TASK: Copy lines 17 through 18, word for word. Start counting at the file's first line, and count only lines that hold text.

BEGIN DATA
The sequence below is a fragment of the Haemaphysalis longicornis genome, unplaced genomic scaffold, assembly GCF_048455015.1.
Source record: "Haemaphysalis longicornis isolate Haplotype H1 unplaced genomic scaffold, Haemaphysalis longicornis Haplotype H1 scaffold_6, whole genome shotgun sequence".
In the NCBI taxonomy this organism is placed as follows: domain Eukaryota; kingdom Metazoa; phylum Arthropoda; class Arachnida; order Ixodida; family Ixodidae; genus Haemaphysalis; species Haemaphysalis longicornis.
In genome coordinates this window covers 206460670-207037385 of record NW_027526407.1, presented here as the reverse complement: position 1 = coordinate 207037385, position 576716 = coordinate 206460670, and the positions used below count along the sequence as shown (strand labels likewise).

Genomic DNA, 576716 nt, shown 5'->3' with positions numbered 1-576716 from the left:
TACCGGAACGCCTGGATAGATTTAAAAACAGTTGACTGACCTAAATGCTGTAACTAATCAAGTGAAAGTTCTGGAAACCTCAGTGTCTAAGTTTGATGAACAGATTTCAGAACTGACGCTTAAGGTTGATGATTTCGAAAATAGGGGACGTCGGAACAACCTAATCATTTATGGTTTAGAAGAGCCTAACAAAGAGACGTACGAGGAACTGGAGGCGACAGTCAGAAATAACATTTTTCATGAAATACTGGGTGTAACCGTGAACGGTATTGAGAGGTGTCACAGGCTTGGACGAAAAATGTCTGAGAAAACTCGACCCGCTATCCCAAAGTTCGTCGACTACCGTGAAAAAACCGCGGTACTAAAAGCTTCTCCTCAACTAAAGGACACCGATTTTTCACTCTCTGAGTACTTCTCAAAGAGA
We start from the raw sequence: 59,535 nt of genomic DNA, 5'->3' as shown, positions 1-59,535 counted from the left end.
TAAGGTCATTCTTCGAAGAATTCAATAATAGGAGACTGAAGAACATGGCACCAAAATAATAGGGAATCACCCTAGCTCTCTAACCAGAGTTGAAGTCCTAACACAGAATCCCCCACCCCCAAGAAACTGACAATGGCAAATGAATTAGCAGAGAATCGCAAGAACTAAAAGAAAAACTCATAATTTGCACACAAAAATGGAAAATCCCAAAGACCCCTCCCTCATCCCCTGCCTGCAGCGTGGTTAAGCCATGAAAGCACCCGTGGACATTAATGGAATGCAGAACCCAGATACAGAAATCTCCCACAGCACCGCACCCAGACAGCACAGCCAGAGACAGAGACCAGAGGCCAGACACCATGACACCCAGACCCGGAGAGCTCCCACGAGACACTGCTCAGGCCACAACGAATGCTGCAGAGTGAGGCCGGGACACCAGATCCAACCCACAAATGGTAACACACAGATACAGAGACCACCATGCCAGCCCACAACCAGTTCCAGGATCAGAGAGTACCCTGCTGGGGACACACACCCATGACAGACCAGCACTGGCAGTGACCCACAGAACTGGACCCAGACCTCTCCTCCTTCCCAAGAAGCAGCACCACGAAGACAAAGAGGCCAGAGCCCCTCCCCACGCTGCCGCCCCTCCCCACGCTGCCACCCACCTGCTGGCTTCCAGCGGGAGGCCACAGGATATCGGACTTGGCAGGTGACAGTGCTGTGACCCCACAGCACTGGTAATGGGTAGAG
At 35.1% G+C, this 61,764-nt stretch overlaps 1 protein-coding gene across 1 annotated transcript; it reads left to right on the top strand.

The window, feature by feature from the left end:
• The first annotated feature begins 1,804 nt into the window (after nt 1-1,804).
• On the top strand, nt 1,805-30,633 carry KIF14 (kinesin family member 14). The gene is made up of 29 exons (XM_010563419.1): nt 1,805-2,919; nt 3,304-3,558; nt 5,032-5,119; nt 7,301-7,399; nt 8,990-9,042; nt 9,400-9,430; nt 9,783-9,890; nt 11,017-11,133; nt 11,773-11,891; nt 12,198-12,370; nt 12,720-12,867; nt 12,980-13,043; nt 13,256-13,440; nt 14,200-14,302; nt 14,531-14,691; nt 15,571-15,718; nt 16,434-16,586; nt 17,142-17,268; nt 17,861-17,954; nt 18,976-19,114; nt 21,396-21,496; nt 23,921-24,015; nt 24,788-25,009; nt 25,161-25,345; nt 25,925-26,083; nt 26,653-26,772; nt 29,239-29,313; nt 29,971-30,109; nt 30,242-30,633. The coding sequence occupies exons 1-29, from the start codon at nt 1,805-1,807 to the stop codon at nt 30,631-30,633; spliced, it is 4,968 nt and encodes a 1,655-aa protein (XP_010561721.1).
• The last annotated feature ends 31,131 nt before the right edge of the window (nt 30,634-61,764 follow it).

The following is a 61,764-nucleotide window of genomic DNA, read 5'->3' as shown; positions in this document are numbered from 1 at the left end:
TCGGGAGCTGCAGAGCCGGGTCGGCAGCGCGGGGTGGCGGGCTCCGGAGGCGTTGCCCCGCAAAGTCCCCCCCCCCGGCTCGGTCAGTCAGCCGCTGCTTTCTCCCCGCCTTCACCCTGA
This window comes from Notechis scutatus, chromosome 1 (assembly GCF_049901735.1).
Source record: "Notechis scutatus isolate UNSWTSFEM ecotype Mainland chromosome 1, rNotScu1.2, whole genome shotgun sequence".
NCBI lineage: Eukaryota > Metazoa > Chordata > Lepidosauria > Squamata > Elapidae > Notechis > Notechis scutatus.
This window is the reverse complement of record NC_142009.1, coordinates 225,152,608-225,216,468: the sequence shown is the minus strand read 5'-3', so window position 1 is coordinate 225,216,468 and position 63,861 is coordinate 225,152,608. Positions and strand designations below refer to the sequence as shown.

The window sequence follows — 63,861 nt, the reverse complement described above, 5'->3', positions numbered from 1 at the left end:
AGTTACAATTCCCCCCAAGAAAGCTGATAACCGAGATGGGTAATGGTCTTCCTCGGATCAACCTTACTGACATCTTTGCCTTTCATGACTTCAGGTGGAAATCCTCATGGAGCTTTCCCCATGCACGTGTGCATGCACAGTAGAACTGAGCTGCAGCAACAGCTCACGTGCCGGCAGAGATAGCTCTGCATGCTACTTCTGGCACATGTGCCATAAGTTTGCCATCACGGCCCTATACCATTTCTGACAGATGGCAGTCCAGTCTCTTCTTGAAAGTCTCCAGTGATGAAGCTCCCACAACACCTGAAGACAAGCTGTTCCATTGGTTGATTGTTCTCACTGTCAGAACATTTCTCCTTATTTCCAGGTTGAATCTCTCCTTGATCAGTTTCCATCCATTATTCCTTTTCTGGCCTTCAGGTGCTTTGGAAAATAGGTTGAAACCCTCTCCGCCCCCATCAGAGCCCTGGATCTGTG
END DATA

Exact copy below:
Source record: "Notechis scutatus isolate UNSWTSFEM ecotype Mainland chromosome 1, rNotScu1.2, whole genome shotgun sequence".
NCBI lineage: Eukaryota > Metazoa > Chordata > Lepidosauria > Squamata > Elapidae > Notechis > Notechis scutatus.